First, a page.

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Last job I was at was asked to do overtime,
salaried so there was no overtime pay (common in most salaried jobs)
anyway in those cases I would tell the boss I'd take time in lieu when I needed it.
usually if it was only a few hours (perhaps over a few nights), on a Friday if no deadlines looming I'd tell the boss [again not ask, I told] the boss I'd take off at lunch/afternoon tea to make up for the 'overtime the other day.' (Generally I'd take a little less hours than worked OT so they couldn't complain.)
If it was a whole-nighter/whole-weekend [and the job was finished] I'd just message the boss the next morning I wouldn't be in that day [to get my own stuff done that I had put off to finish this work] (or on the Monday after a weekend stint).
1. don't let it accumulate nor wait too long before taking otherwise they will argue back (often mentioning "long lunches / "late starts" you often take (even if not true hard to argue).
2. just take it - it is your right.
if you're valuable enough to them there should not be an argument, ignore it if there is, tell the boss you had stuff to do that you put off FOR HIM and now it has to be done, fair is fair.
If your boss still complains don't be afraid to go over his head;
- tell bigger boss it was not your problem that not enough resources or/and promises were committed to get the job done in normal time
- and that you had your own/personal things to get done [for/with your family] which you willingly put off temporarily to help the company meet it's deadline but these things still had to get done sooner, so fair is fair, you already went the extra mile to help them. (If they ask what cite family commitments - they can't ever tell you to ignore your family - winners include kids school stuff or helping old sick/weak [grand]parents.)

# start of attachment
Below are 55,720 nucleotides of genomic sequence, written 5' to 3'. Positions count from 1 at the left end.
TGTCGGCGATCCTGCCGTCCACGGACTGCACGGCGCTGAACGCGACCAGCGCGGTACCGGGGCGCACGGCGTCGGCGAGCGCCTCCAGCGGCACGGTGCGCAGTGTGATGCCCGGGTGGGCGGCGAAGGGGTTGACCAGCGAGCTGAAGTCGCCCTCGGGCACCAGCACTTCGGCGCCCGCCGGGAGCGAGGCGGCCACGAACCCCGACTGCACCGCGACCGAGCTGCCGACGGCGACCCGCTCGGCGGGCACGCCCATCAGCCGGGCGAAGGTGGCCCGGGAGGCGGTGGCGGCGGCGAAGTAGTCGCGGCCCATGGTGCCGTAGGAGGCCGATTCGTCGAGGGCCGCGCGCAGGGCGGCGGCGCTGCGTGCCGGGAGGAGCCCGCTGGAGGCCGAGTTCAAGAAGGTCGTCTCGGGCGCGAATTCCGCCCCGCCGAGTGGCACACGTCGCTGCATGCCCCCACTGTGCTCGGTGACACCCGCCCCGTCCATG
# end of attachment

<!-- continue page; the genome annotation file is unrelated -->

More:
After that it will be your boss that needs to explain, why overtime was required, why insufficient resources were committed, why he/she is not giving time to employees to get personal matters done to satisfy his/her own goals ...
Don't care about others finding out, should be normal practice.
but main thing is, don't ask, just tell them and take it. It IS your right.
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For current employment, all of IT is "exempt", which means no pay for OT. Essentially, they count as salaried. Except they/we don't get the good parts of salaried.
Federal government: employees above a certain pay grade were considered exempt, but that meant that they couldn't get money. They could get "compensatory time" (Comp Time). In fact, they must get it. They also have arrangements for earning religious comp time, which was a mechanism for persons of comparatively rare religious beliefs to earn time off in order to use it for religious observance.
Otherwise, as stated in many a reply, OT for regular employees is 1.5x their normal wage, and working on holidays gives rather lucrative holiday pay, which is OT on a higher wage scale. Or not, depending upon the contract (if union).
Huh. I'm salaried, so there is no 'overtime'. In theory my boss could demand I put in 100 hour weeks and I would have no say in the matter, and still only get paid for 40.
In actuality my boss actively discourages putting in extra time. Due to staff reductions the last few years (we've gone from 17 people down to 6) and little or no reduction in workload, he manages our commitments and schedules to fit. He's also very earnest at helping us manage "work-life balance". Given that all of us have 10, 15, or more years experience in the industry, he doesn't want to lose any of us.